The Environmental Impact Assessment (Miscellaneous Amendments) (Scotland) Regulations 2017 Minor changes to EIA Regulations including Marine Works.
The Environmental Impact Assessment (Scotland) Amendment Regulations 2009 The EIA Directive aims to ensure that the authorities giving consent for projects make decisions with full knowledge of significant effects on the environment. In Scotland the EIA Directive is implemented through various consent regimes, including the Town and Country Planning system. This legislation makes amendments to the Environmental Impact Assessment (Scotland) Regulations 1999 as a result of the Planning (Scotland) Act 2006, and associated secondary legislation and came into force on 3 August 2009. Changes include; removal of outline planning permission and, changes to notifying environmental statements from the applicant to the planning authority.
The Environmental Impact Assessment (Scotland) Regulations 1999 The Environmental Impact Assessment (Scotland) Regulations of 1999, transpose the EIA Directive as amended into Scottish planning law. The Regulations set out the statutory procedures, list the types of project to which they apply, specify the information to be contained in an environmental statement, list the consultation bodies and provide criteria for deciding whether projects are likely to have significant environmental effects. These Regulations came into force on 1 June 2011.
The Environmental Information Regulations 2004 The Directive on Public Access to Information implements the first part of the Aarhus Convention into EU law and the Environmental Information Regulations 2004 implement this Directive in the UK. The Regulations, which came into force on 1 January 2005, give a statutory right of access to environmental information held by public authorities and organisations with public authority responsibilities.
The Environmental Information (Scotland) Regulations 2004 The Environmental Information (Scotland) Regulations (EIR) 2005, which came into force on 1 January 2005, serves to implement EC Directive 2003/4/EC in Scotland and to establish an access regime allowing the public to request information from Scottish public authorities. The EIR 2004 form part of a freedom of information suite of legislation and the Freedom of Information Act, together with the Environmental Information Regulations and the Data Protection Act, are now part of the same whole. The Environmental Information Regulations providing access to environmental information, the Data Protection Act providing access to personal information of which the applicant is the subject and the Freedom of Information Act enabling access to all other information.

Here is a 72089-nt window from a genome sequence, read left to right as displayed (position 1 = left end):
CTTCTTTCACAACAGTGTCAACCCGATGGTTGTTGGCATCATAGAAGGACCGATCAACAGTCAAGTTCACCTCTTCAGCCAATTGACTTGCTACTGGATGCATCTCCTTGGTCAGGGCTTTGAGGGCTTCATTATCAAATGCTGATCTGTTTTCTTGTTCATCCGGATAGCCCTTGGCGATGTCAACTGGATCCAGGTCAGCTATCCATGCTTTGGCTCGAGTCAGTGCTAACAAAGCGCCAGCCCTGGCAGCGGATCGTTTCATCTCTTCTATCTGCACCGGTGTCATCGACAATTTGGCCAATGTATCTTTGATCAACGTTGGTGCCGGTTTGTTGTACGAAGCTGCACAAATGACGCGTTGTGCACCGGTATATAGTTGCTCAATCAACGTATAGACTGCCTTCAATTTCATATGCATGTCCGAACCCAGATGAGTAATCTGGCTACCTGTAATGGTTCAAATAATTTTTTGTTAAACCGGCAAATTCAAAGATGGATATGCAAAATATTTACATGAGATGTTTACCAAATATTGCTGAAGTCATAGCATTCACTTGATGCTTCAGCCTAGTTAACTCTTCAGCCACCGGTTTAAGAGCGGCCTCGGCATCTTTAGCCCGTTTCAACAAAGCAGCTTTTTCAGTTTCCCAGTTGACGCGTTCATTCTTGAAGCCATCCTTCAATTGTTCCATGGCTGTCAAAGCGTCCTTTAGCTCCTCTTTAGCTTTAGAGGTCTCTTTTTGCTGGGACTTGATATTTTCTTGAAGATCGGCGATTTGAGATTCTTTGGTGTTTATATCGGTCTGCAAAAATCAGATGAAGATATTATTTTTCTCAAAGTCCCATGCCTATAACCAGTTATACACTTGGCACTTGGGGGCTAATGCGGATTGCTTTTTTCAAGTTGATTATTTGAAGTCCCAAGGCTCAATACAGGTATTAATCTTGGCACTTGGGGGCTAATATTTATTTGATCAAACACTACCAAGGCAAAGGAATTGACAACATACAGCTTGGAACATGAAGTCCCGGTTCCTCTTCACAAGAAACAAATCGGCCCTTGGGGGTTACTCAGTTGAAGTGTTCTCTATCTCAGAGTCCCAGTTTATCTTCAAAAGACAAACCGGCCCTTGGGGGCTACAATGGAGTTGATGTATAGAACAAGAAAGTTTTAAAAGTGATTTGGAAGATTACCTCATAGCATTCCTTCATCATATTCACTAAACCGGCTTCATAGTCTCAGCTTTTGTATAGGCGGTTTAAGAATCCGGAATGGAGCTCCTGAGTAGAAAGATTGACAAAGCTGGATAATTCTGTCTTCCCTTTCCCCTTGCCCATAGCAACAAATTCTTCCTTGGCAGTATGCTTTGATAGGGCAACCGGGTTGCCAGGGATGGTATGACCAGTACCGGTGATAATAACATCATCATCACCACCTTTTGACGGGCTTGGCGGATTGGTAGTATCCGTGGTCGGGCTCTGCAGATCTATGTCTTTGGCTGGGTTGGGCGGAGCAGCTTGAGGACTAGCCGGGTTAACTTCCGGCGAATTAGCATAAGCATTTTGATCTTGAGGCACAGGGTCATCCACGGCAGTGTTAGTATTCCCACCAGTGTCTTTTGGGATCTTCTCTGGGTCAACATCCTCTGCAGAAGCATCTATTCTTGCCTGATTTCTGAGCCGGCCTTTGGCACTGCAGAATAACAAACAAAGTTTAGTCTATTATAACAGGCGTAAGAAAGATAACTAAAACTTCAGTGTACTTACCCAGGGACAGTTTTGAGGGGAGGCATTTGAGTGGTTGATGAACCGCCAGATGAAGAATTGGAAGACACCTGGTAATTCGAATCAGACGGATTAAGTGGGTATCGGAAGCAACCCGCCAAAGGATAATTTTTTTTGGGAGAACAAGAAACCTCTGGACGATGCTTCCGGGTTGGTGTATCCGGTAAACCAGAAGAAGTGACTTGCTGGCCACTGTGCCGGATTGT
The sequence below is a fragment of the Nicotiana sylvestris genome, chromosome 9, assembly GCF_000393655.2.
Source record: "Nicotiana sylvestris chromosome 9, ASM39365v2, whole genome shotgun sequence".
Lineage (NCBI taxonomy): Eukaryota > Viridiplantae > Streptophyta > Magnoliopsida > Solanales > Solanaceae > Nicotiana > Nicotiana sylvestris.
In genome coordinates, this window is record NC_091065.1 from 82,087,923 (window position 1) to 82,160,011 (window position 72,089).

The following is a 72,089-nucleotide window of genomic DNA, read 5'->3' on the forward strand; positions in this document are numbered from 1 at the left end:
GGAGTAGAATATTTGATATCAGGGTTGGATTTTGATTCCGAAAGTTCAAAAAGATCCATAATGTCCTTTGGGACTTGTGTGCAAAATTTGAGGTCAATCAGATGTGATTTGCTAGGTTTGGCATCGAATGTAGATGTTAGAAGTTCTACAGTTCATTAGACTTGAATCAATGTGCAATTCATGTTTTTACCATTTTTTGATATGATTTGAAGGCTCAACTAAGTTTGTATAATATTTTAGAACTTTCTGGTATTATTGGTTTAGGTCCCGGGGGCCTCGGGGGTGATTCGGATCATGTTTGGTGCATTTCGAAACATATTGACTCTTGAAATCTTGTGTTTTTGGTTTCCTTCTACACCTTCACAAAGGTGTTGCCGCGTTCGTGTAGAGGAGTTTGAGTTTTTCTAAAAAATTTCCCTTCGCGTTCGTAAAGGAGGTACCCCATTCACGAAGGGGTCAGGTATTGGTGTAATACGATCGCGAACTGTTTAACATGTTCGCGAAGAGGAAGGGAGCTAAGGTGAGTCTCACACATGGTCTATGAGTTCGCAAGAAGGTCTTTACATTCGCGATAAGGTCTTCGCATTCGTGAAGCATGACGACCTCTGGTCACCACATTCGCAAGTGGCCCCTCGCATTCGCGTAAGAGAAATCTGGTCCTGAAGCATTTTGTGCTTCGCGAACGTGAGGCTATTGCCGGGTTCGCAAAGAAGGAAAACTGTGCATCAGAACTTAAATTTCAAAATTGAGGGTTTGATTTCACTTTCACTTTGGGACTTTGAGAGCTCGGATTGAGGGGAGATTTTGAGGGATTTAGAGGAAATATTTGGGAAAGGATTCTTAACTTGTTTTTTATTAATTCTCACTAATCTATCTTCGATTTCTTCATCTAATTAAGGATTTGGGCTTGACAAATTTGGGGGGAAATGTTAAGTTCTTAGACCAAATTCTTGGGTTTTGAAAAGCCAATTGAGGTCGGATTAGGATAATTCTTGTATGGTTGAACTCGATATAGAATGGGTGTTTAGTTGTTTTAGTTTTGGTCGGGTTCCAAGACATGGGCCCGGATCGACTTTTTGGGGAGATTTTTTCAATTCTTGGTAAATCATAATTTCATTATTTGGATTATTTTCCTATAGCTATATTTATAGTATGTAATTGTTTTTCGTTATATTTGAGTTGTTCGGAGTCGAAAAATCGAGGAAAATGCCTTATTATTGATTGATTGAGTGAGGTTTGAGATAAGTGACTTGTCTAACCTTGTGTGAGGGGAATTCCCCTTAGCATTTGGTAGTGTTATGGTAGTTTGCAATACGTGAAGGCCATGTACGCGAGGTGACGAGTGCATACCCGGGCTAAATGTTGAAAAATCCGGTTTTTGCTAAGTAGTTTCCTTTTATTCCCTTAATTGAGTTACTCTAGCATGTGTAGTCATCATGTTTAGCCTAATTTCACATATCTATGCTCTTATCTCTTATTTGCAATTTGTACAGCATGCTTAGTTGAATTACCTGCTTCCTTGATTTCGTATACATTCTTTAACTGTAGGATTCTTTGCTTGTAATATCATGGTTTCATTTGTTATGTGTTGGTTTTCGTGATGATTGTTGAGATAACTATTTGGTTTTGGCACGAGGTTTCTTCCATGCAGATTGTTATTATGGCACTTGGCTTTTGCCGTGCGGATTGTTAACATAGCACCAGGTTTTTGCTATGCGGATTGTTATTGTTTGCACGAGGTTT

The Freedom of Information (Time for Compliance with Request) Regulations 2010 Under certain circumstances these regulations allow the response time to a request for information to be extended from 20 to 60 days. These regulations came into force on 17 November 2010.
The Gas Transporter Pipe-line Works (Environmental Impact Assessment) (Amendment) Regulations 2007 These Regulations, which came into force on 20 August 2007, amend the Gas Transporter Pipe-line Works (Environmental Impact Assessment) Regulations 1999 (the 1999 Regulations) and streamline the previous regime.
The Marine Licensing (Pre-application Consultation) (Scotland) Regulations 2013 Marine Licensing (Pre-application Consultation) (Scotland) Regulations 2013 requires marine license applicants intent on undertaking certain classes of marine activity to carry out a pre-application consultation process. These Regulations came into force on 1st January 2014 and apply to Scotland only. From 6 April 2014, certain activities will be subject to a public pre-application consultation. Activities affected will be large projects with the potential for substantial impacts on the environment, local communities and other legitimate uses of the sea. This new requirement will allow local communities, environmental groups and other interested parties to comment on any proposed development in its early stages, before an application for a marine licence is even submitted.
The Marine Works and Marine Licensing (Miscellaneous Temporary Modifications) (Coronavirus) (Scotland) Regulations 2020 These Regulations came into force on 20 May 2020 and apply to Scotland only. These modifications remove the requirements to make information or documentation available for inspection in a public place provide hard copies of EIA reports and hold public events.